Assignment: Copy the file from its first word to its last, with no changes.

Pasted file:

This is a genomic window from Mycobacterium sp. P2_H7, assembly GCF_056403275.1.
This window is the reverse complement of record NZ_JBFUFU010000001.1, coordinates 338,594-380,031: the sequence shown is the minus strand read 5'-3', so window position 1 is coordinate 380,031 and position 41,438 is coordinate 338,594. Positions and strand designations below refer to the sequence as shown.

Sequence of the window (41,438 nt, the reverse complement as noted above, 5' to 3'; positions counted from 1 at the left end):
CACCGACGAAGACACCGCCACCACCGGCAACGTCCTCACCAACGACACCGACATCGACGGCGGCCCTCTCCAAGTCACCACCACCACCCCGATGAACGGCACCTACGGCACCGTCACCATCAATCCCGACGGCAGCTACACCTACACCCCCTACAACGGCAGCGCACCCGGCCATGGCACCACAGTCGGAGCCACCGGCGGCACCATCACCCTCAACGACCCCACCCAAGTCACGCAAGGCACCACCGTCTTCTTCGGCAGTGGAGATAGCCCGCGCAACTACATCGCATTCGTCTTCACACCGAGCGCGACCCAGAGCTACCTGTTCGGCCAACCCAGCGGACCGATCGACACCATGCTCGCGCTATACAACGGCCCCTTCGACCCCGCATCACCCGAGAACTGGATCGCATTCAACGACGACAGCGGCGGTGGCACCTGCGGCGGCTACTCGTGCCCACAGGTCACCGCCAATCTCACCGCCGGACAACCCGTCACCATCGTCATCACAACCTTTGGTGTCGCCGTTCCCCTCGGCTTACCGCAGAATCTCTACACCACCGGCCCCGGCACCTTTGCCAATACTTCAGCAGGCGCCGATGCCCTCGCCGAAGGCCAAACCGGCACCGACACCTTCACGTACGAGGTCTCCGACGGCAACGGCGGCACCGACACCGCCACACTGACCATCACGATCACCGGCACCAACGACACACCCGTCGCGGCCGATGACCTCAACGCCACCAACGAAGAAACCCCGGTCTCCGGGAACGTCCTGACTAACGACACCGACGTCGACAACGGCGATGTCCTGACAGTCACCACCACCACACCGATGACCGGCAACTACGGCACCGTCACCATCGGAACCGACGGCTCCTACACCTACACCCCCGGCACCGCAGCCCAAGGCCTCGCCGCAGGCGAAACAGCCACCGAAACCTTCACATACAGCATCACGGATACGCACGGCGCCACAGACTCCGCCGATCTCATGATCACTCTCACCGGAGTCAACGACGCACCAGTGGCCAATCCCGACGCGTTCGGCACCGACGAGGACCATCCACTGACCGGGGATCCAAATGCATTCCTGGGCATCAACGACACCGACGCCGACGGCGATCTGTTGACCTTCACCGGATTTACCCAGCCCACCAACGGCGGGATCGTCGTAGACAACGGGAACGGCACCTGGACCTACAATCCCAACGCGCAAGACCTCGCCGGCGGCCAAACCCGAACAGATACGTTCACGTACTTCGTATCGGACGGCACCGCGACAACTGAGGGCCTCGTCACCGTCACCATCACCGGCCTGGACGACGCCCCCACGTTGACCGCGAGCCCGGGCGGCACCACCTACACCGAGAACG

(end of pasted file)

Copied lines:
This is a genomic window from Mycobacterium sp. P2_H7, assembly GCF_056403275.1.
This window is the reverse complement of record NZ_JBFUFU010000001.1, coordinates 338,594-380,031: the sequence shown is the minus strand read 5'-3', so window position 1 is coordinate 380,031 and position 41,438 is coordinate 338,594. Positions and strand designations below refer to the sequence as shown.

Sequence of the window (41,438 nt, the reverse complement as noted above, 5' to 3'; positions counted from 1 at the left end):
CACCGACGAAGACACCGCCACCACCGGCAACGTCCTCACCAACGACACCGACATCGACGGCGGCCCTCTCCAAGTCACCACCACCACCCCGATGAACGGCACCTACGGCACCGTCACCATCAATCCCGACGGCAGCTACACCTACACCCCCTACAACGGCAGCGCACCCGGCCATGGCACCACAGTCGGAGCCACCGGCGGCACCATCACCCTCAACGACCCCACCCAAGTCACGCAAGGCACCACCGTCTTCTTCGGCAGTGGAGATAGCCCGCGCAACTACATCGCATTCGTCTTCACACCGAGCGCGACCCAGAGCTACCTGTTCGGCCAACCCAGCGGACCGATCGACACCATGCTCGCGCTATACAACGGCCCCTTCGACCCCGCATCACCCGAGAACTGGATCGCATTCAACGACGACAGCGGCGGTGGCACCTGCGGCGGCTACTCGTGCCCACAGGTCACCGCCAATCTCACCGCCGGACAACCCGTCACCATCGTCATCACAACCTTTGGTGTCGCCGTTCCCCTCGGCTTACCGCAGAATCTCTACACCACCGGCCCCGGCACCTTTGCCAATACTTCAGCAGGCGCCGATGCCCTCGCCGAAGGCCAAACCGGCACCGACACCTTCACGTACGAGGTCTCCGACGGCAACGGCGGCACCGACACCGCCACACTGACCATCACGATCACCGGCACCAACGACACACCCGTCGCGGCCGATGACCTCAACGCCACCAACGAAGAAACCCCGGTCTCCGGGAACGTCCTGACTAACGACACCGACGTCGACAACGGCGATGTCCTGACAGTCACCACCACCACACCGATGACCGGCAACTACGGCACCGTCACCATCGGAACCGACGGCTCCTACACCTACACCCCCGGCACCGCAGCCCAAGGCCTCGCCGCAGGCGAAACAGCCACCGAAACCTTCACATACAGCATCACGGATACGCACGGCGCCACAGACTCCGCCGATCTCATGATCACTCTCACCGGAGTCAACGACGCACCAGTGGCCAATCCCGACGCGTTCGGCACCGACGAGGACCATCCACTGACCGGGGATCCAAATGCATTCCTGGGCATCAACGACACCGACGCCGACGGCGATCTGTTGACCTTCACCGGATTTACCCAGCCCACCAACGGCGGGATCGTCGTAGACAACGGGAACGGCACCTGGACCTACAATCCCAACGCGCAAGACCTCGCCGGCGGCCAAACCCGAACAGATACGTTCACGTACTTCGTATCGGACGGCACCGCGACAACTGAGGGCCTCGTCACCGTCACCATCACCGGCCTGGACGACGCCCCCACGTTGACCGCGAGCCCGGGCGGCACCACCTACACCGAGAACG